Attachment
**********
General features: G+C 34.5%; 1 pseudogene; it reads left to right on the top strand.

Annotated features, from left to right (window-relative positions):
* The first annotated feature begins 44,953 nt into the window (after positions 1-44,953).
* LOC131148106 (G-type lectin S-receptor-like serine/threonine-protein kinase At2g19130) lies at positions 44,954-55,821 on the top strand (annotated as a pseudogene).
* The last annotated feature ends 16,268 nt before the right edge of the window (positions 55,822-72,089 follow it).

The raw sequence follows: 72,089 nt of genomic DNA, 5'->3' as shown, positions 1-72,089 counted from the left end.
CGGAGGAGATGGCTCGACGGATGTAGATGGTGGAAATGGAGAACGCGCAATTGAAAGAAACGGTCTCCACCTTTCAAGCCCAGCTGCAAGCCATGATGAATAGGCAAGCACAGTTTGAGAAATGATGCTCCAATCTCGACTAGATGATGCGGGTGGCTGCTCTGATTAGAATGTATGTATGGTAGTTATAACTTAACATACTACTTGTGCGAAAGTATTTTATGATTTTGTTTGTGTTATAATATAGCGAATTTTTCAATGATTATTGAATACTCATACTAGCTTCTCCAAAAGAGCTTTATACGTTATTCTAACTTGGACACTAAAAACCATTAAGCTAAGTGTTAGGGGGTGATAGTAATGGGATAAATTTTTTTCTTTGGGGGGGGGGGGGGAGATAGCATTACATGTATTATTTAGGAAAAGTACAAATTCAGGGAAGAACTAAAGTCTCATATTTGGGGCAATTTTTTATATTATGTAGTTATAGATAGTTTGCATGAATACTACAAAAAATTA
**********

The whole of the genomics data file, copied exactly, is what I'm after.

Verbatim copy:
General features: G+C 34.5%; 1 pseudogene; it reads left to right on the top strand.

Annotated features, from left to right (window-relative positions):
* The first annotated feature begins 44,953 nt into the window (after positions 1-44,953).
* LOC131148106 (G-type lectin S-receptor-like serine/threonine-protein kinase At2g19130) lies at positions 44,954-55,821 on the top strand (annotated as a pseudogene).
* The last annotated feature ends 16,268 nt before the right edge of the window (positions 55,822-72,089 follow it).

The raw sequence follows: 72,089 nt of genomic DNA, 5'->3' as shown, positions 1-72,089 counted from the left end.
CGGAGGAGATGGCTCGACGGATGTAGATGGTGGAAATGGAGAACGCGCAATTGAAAGAAACGGTCTCCACCTTTCAAGCCCAGCTGCAAGCCATGATGAATAGGCAAGCACAGTTTGAGAAATGATGCTCCAATCTCGACTAGATGATGCGGGTGGCTGCTCTGATTAGAATGTATGTATGGTAGTTATAACTTAACATACTACTTGTGCGAAAGTATTTTATGATTTTGTTTGTGTTATAATATAGCGAATTTTTCAATGATTATTGAATACTCATACTAGCTTCTCCAAAAGAGCTTTATACGTTATTCTAACTTGGACACTAAAAACCATTAAGCTAAGTGTTAGGGGGTGATAGTAATGGGATAAATTTTTTTCTTTGGGGGGGGGGGGGGAGATAGCATTACATGTATTATTTAGGAAAAGTACAAATTCAGGGAAGAACTAAAGTCTCATATTTGGGGCAATTTTTTATATTATGTAGTTATAGATAGTTTGCATGAATACTACAAAAAATTA